Literary Career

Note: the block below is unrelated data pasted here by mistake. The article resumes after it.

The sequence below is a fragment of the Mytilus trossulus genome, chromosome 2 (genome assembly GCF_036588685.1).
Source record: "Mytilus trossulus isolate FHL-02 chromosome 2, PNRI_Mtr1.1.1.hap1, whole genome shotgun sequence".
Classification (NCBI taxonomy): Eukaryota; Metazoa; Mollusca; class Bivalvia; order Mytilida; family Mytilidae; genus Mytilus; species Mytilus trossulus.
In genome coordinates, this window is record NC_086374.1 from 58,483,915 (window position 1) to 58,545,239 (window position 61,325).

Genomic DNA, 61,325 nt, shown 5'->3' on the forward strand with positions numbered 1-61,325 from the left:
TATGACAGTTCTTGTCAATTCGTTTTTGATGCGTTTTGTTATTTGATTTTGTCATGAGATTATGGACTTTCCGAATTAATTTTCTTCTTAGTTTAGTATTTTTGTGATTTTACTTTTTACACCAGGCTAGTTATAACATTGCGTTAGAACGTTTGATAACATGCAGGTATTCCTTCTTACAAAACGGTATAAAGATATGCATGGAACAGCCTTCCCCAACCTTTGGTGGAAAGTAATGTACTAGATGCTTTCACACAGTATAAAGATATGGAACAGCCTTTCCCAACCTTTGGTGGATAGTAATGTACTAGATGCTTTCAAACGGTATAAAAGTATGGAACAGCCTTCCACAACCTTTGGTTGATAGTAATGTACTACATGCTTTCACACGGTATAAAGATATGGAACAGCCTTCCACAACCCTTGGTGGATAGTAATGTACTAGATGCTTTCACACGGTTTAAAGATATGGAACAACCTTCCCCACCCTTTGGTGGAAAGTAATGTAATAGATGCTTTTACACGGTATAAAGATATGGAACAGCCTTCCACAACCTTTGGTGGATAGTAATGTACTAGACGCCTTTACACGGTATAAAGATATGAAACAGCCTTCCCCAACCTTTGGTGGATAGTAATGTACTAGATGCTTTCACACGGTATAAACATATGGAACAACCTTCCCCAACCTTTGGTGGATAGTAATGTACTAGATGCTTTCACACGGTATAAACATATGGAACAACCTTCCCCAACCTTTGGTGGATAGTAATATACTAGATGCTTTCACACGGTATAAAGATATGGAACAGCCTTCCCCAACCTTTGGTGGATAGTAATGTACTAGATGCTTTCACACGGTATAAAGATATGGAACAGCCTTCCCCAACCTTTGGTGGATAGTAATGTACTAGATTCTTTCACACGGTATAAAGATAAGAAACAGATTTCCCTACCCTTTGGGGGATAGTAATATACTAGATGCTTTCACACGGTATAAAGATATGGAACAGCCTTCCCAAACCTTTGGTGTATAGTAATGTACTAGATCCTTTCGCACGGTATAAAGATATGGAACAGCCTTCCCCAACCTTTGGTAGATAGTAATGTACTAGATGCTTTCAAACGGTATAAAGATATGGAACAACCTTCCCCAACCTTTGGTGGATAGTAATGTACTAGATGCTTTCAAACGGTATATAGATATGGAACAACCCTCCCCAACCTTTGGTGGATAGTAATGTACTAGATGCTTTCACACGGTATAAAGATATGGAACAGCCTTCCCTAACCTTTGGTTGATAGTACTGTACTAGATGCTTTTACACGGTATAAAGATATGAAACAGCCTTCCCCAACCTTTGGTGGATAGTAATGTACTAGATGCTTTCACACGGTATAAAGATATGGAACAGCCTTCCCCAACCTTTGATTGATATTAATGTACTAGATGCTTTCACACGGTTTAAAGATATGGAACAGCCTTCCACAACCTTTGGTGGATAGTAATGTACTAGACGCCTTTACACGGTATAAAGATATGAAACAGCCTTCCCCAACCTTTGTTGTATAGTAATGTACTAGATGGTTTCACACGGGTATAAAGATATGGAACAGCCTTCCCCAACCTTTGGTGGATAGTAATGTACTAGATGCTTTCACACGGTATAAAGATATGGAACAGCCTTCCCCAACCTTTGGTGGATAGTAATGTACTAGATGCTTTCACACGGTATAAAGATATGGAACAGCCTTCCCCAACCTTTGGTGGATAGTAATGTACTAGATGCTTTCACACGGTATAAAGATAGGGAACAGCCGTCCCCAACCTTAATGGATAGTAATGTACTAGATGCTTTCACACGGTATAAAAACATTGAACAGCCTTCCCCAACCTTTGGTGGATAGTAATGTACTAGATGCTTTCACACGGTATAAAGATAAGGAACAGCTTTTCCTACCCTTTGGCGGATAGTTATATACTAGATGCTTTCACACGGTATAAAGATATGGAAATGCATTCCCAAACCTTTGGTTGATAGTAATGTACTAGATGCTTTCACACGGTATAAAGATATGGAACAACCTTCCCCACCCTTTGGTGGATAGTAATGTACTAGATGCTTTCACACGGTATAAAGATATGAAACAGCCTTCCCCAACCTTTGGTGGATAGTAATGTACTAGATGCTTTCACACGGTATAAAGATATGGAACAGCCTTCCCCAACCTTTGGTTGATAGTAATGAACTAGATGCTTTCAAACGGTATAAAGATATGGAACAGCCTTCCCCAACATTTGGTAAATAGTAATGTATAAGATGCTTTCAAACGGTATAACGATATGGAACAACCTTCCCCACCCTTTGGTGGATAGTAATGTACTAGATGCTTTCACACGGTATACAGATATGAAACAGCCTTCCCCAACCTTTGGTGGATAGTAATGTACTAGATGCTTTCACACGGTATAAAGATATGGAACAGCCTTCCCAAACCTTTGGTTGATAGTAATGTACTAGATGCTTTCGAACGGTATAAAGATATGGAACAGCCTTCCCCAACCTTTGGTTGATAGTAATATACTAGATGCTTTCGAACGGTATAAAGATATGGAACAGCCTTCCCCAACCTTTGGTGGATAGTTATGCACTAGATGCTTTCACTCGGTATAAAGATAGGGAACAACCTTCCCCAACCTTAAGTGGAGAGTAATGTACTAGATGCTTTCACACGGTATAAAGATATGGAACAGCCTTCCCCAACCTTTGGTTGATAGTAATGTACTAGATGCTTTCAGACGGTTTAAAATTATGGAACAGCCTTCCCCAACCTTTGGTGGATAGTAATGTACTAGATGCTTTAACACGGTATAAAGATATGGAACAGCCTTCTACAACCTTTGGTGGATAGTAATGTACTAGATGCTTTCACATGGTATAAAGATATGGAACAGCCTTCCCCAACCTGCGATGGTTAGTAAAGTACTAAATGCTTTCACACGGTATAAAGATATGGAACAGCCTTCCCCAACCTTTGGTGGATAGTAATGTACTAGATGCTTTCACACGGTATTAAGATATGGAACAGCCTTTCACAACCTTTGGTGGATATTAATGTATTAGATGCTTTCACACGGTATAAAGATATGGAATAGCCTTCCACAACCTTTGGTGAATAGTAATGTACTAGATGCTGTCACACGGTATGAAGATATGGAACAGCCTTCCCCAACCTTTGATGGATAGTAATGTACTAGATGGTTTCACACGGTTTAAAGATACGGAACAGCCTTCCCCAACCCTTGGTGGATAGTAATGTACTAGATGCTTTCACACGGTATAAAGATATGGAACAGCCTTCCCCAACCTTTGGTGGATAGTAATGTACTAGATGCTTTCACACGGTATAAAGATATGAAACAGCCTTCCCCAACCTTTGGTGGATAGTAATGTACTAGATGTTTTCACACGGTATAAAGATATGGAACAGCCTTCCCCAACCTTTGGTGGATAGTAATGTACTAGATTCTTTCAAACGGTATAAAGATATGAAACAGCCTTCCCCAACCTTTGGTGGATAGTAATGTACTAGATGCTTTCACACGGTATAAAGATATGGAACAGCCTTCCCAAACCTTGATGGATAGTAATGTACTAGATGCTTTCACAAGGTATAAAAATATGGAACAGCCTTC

Foa wrote in numerous genres. Her most widely read books were her children’s books.  Le Petit Robinson de Paris, ou le triomphe de l’industrie (Little Robinson of Paris, or The Triumph of Industry, 1840) was the most successful of these; it went through at least six printings in France and several more in the United States. The children’s books were didactic in tone, stressing such bourgeois virtues as charity, hard work, and religious tolerance. She also wrote stories that championed the rights and the virtues of oppressed people, such as slaves, women, and the deaf, in addition to children. Most of her children’s stories are based on the fictitious or real childhood experiences of famous people, including French leaders (e.g. Napoleon) and saints (e.g. St. Genevieve and St. Vincent de Paul). To some degree, the moral issues stressed in these works reflected her broader political commitments, as demonstrated in her contributions to contemporary newspapers including Le Livre de la jeunesse (The Book of Youth), Le Journal des femmes (Women’s Journal), Le Journal des demoiselles (Young Women’s Journal), and Le Siècle (The Century). The issues that concerned her included abolition of the slave trade, improvement in girls’ education, and equal recognition and public support of women writers’ work.  In addition, she wrote regular columns on fashion for Le Journal des débats (Journal of Debates) and La Chronique de Paris (Paris Chronicle) in the 1840s.